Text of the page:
By Naveena Movva
Gather round my young ones and listen to a tale as old as time (or at least as long as an LLB takes to complete – same difference). Many of you will soon begin the perilous journey of navigating the legal industry. As a crinkled and weather-beaten fourth year with some experience in this industry, I feel it is my duty to impart my wisdom on the youth of today so that you may go forth and be employed.
1. Brush up on your knowledge of the bovine industry
I remember a particular interview I attended where I had obtained knowledge that the partners I was interviewing with, were breeders of a particular type of cattle. I spent the entire evening before this interview reading everything I could about this until essential facts about this breed of cow were imprinted on my brain. I ultimately did not get the position, but I’m certain they were impressed not only with my knowledge of the breed, but also with what I’m sure was a flawless ability to work cow facts into every answer I gave. ANYWAY, what I’m trying to say is, do your research. You may be a perfect applicant on paper, but being able to relate to the people you will be working with is a powerful tool. But maybe be more subtle about it than I was.
2. Sharpen your weapons and prepare for battle
Despite the competitiveness of law student job-hunting being likened to the Hunger Games, this is anything but a game to many people. If you’ve previously duelled in the clerkship colosseum or thrown down the gauntlet for a grad position, then you know what I mean. Chances are, there is a bevy of bright law students such as yourself who are vying for the limited number of positions available; such is the life of a law student. It’s good to be aware of this fact, as it may encourage you to go that extra mile when putting in an application. Be a Katniss, not a Cato.
3. In the words of Robert Frost, ‘I took the road less travelled by – and that has made all the difference’
A semi-wise person once told me that the majority of jobs available aren’t even advertised. I imagine the look on your face right now is the same one I made when I heard this – but it’s true. For this reason, it may be worth exploring alternative methods of applying. Some examples include cold-calling firms or handing in a physical resumé, or even going through a secondment or contracting agency. Your attempts to weasel your way into the legal industry this way may not always be successful, but a one-size-fits-all approach doesn’t work in the legal industry. This method may be most effective with boutique (which sadly does not mean the firm also sells funky law-themed jewellery on Etsy) and mid-tier firms. Additionally, the road less travelled may also mean widening your job search to include more diverse areas of law or more locations. Even if you are dead-set on being a criminal lawyer, maybe give wills and estates a go? If you are staunchly opposed to public service, maybe still explore opportunities in the public service a little bit – you might find some opportunities that align with your interests and that will provide good legal experience. Widening your search range is likely to lead to more opportunities, even if you don’t land your dream job straight away.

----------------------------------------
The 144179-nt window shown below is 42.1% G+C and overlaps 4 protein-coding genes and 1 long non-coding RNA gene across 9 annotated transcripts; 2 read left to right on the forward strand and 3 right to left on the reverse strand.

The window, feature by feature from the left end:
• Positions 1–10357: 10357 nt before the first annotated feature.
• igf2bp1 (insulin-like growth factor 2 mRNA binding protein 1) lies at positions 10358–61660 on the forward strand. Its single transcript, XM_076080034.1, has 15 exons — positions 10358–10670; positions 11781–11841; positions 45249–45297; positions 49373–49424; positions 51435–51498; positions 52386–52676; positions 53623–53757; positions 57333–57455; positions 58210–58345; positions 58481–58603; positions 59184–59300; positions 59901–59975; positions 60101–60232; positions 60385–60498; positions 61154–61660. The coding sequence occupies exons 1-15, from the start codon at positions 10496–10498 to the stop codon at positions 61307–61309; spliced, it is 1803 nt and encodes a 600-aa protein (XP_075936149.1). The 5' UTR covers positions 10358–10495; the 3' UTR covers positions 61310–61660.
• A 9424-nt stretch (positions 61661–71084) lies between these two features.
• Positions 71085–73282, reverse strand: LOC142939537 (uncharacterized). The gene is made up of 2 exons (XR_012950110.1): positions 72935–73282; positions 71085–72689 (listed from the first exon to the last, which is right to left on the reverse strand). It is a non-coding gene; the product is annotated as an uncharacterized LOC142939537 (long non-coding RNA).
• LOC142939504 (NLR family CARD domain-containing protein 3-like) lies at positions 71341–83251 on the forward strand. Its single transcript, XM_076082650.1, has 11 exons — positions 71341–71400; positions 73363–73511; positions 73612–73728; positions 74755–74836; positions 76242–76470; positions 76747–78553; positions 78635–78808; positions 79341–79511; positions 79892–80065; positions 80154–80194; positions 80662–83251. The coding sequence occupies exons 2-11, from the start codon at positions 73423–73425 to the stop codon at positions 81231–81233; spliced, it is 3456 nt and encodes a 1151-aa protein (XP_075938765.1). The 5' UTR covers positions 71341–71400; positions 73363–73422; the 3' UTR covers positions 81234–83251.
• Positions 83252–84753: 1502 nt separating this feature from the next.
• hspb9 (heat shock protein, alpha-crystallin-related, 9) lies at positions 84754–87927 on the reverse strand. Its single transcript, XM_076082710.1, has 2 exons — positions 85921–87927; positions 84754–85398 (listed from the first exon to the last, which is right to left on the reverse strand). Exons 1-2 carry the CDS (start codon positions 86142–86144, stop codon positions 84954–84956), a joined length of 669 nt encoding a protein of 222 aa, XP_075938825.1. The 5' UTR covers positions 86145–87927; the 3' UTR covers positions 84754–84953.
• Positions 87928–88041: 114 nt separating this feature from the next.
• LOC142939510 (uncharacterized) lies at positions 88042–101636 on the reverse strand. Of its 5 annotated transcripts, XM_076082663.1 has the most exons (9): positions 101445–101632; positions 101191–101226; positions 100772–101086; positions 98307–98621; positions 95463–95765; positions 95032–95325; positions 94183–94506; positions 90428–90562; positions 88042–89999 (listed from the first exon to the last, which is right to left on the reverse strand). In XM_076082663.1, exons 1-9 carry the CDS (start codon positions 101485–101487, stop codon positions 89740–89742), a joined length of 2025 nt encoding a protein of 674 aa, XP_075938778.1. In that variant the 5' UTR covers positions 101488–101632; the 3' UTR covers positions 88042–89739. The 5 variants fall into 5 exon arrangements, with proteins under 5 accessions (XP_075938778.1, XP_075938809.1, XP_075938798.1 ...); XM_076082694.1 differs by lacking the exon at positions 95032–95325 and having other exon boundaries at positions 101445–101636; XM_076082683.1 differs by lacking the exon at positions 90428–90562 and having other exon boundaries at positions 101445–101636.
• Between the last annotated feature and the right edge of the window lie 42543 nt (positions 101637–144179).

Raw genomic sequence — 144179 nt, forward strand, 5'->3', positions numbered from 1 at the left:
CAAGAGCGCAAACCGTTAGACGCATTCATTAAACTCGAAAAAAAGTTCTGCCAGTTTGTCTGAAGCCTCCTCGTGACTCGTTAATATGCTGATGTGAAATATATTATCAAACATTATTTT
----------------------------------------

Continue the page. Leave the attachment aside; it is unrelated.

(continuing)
4. You may fail to receive an offer – but you ARE NOT a failure
I loathe this kind of hallmark-style self-affirmation. However, I couldn’t tell you the number of times I had to repeat this adage to myself while hyperventilating into a paper bag and desperately trying to stave off a descent into a spiral of melancholy after receiving yet another rejection letter. Sometimes, it’s not about what you did or didn’t do – it’s just the whim of circumstance. As hard as it is (and I know it is hard) try not to let it discourage you. If a rejection gets you down, take the rest of the day to regroup, and refocus your efforts the next day. We all started somewhere. Getting your first foothold is the hardest step but you can only climb up from there.
And on that note, my bright-eyed and bushy-tailed youthful first-years, I will leave you to your journey of professional self-discovery. May it be filled with effective networking, countless interviews, and many new LinkedIn connections!